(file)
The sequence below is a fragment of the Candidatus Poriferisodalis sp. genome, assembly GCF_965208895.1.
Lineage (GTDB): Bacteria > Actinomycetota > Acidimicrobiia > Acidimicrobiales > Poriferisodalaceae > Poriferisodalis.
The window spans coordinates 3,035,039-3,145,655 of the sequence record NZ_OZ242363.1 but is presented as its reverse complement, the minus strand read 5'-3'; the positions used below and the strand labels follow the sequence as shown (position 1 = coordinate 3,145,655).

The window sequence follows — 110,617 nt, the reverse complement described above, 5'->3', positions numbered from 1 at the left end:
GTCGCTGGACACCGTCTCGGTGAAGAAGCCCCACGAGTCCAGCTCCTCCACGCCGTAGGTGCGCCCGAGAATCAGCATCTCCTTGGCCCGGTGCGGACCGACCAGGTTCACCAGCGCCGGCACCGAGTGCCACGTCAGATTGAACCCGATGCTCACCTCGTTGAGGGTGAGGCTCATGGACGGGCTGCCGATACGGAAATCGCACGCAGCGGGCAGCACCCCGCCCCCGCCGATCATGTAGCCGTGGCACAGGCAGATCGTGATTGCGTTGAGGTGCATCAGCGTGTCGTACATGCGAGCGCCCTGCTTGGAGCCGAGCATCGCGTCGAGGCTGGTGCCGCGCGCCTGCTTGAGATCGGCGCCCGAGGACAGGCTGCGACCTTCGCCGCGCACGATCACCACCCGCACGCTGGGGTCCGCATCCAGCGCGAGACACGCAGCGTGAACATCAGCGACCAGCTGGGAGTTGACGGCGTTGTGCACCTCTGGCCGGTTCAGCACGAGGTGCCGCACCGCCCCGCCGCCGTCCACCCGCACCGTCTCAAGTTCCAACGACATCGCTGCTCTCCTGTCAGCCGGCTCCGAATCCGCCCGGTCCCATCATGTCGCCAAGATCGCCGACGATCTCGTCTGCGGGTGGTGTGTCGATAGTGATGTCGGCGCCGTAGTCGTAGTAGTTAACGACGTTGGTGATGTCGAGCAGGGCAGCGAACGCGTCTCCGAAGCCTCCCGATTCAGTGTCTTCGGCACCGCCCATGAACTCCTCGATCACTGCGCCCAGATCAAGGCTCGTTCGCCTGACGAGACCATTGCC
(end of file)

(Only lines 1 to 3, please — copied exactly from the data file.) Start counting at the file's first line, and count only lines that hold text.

The sequence below is a fragment of the Candidatus Poriferisodalis sp. genome, assembly GCF_965208895.1.
Lineage (GTDB): Bacteria > Actinomycetota > Acidimicrobiia > Acidimicrobiales > Poriferisodalaceae > Poriferisodalis.
The window spans coordinates 3,035,039-3,145,655 of the sequence record NZ_OZ242363.1 but is presented as its reverse complement, the minus strand read 5'-3'; the positions used below and the strand labels follow the sequence as shown (position 1 = coordinate 3,145,655).